Lena Wiberg wrote the book Would You Heu-Risk It? Tools, Traps and Weapons for Software Engineering and the accompanying game that helps software teams to do their risk analysis, improve their testing and build their quality strategy. She is an engineering manager, been in IT for decades and is a dear friend.
At Agile Testing Days, Lena keynoted on the topic of Fear, Anxiety and succeeding all the same. In a highly vulnerable, open and honest keynote, she offers the audience a way to take their fear, examine it and embrace it.
Fear is meant to keep us safe. It tells us something for us to listen to. It has real physical effects and influences your capacity to think and act. Lena highlights the idea of fearlessness and bravery. When fear limits or hinders you, it is important to get to the underlying fear. Acknowledging fear’s existence, finding the underlying core belief and fear, and reframing it to allow you to understand it and accept it.
Lena stresses that fear is a highly personal thing, and living fearlessly in one aspect of your life does not necessarily translate to other elements. For her highly personal example: her communication strengths in her professional life did not preclude a lack of communication in her own marriage. So, as she faces this new chapter, she embraces forgiveness, therapy and the challenge to embrace the fullest of our lives despite often being terrified.
What I personally value in Lena’s keynote is the highly personal nature: there are ways we can calm our own anxiety, be brave, and gentle with ourselves, and extent that gentleness to others.
For the work floor and our professional careers, the message that fear is personal and not always rational is vital. We do not know what our colleagues are facing and what they are pushing through. The concept of psychological safety has been gaining traction over the past years and the Lena’s keynote reminded me of the value and importance of bringing ourselves to work.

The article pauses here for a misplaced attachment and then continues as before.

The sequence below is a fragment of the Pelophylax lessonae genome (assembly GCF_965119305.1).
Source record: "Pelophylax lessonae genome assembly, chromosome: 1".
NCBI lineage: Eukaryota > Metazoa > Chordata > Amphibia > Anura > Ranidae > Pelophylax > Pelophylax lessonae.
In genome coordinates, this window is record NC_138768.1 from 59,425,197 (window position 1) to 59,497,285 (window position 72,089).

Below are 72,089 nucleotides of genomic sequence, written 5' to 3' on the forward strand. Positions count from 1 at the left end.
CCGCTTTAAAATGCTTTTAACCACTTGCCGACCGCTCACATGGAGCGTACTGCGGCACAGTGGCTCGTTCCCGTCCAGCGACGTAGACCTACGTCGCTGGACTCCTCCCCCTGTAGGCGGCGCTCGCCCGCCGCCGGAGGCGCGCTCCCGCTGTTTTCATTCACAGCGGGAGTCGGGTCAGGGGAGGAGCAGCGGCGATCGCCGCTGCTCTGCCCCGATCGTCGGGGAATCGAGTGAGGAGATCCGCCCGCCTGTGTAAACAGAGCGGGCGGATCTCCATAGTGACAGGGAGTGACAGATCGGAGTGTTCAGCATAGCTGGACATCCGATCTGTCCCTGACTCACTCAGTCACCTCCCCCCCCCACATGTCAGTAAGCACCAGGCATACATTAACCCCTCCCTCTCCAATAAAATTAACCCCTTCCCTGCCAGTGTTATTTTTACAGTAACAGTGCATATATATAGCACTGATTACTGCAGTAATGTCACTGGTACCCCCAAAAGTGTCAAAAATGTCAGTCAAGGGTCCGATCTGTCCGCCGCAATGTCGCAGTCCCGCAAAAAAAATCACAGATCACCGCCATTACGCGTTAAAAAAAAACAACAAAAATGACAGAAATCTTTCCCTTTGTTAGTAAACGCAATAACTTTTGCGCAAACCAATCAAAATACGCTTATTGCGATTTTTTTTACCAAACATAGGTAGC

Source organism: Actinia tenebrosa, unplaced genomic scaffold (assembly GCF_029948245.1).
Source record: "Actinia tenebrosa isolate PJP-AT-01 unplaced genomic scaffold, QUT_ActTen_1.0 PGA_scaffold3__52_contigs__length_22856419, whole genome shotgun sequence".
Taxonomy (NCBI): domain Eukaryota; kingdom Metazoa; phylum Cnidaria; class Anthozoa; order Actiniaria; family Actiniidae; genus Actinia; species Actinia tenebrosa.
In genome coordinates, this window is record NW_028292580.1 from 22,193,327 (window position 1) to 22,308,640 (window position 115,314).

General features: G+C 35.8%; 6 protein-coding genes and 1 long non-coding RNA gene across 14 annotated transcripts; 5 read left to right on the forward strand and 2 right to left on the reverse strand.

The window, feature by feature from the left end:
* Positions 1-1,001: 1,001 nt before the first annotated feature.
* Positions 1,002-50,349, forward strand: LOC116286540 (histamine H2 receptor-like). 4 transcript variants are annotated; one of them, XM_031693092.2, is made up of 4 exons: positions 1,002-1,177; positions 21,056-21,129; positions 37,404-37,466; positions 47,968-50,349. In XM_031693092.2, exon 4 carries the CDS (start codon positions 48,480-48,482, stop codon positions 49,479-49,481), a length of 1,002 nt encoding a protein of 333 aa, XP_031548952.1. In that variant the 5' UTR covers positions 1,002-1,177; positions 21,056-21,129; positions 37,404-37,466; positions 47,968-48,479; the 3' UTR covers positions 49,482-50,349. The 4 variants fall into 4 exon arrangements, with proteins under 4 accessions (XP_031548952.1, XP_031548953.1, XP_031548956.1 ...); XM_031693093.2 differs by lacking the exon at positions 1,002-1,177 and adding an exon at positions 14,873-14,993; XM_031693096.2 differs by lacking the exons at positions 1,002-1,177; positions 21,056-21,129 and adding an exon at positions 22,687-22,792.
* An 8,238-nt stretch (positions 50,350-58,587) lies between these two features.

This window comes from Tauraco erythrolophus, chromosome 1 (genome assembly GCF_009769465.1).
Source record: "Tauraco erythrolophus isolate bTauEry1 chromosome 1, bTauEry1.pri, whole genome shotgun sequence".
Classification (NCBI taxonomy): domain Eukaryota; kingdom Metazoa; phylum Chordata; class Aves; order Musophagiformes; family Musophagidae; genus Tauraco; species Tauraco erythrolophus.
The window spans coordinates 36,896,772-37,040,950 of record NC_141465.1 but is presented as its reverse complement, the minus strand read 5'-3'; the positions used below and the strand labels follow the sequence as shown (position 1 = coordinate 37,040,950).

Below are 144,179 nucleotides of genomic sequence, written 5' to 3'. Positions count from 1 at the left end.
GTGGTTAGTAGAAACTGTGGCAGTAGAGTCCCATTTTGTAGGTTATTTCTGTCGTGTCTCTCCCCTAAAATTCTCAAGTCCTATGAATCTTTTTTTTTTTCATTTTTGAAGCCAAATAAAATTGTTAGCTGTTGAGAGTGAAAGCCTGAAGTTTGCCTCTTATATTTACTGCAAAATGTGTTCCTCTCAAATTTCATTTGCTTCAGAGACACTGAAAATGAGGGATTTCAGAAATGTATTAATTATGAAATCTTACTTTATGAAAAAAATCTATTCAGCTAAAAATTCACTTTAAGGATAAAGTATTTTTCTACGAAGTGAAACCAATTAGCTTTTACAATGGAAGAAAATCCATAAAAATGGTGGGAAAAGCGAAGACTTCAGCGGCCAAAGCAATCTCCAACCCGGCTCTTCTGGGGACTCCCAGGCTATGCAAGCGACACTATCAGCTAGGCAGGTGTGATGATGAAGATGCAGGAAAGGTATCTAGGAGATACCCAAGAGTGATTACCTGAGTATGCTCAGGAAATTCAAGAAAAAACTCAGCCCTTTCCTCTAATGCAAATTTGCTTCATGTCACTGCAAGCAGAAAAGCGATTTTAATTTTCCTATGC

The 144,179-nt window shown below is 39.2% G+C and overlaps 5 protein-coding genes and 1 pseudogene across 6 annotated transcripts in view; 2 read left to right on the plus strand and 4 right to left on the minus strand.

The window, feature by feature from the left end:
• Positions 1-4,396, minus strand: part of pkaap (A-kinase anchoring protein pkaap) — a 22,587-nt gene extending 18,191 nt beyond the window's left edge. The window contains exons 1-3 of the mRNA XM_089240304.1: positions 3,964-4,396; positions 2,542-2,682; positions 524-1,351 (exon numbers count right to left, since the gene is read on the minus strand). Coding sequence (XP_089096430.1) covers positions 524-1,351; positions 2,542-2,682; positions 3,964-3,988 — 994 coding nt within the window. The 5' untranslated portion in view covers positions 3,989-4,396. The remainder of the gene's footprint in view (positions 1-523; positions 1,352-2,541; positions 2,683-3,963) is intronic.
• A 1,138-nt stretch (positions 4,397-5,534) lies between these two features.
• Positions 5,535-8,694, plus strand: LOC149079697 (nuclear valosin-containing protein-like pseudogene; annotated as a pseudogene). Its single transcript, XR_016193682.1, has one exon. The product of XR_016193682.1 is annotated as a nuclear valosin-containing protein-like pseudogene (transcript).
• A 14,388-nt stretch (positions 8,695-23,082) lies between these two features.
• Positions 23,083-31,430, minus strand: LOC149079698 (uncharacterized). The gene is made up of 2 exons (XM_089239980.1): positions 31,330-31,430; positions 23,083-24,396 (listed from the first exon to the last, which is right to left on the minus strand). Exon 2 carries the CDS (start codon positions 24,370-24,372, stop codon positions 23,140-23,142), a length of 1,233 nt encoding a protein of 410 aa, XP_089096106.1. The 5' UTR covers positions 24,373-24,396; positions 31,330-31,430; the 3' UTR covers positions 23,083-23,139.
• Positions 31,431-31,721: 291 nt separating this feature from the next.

Psychological safety is being able to show and employ one’s self without fear of negative consequences, status or career (as defined by Kahn). Coaching often means asking questions that make our coachees uncomfortable as we highlight challenges or pain points. Uncomfortable questions are NOT the same as questions that make others feel UNSAFE and as a coach it is so important to be aware of the difference. It is often very tempting to say the words: “This is a safe space”. However, as a coach and facilitator, we are not the ones who decide if a space is safe. Each participant determines that for themselves, as our fears, our triggers and our lived experiences are different. This is the core reason why consent is so vital in coaching and training.
Gitte Klitgaard is the one who introduced me to the concept of “Feeling SAFE to be UNCOMFORTABLE” in her 2018 AgileTD keynote which can be found online here. She offers tutorials, workshops and coaching on psychological safety and I highly recommend her work.
In my own talk The Power of Not Yet: Improve Your Testing Skills at AgileTD 2018, I discuss the often used terms: Comfort Zone, Learning Zone and Panic Zone and why it is such a bad idea to try to push people out of their comfort zone. It ties in well with Lena’s keynote on her facing her own fears and asking others to face theirs. Too high accountability without psychological safety leads to anxiety and fear, which impacts our ability to think. It is a timely reminder that when we ask others to learn, to grow and to innovate: we must face up to the challenge ourselves and invite them to step into their learning zone. Let’s be kind to each other, keep the conversation open and realize that this is work.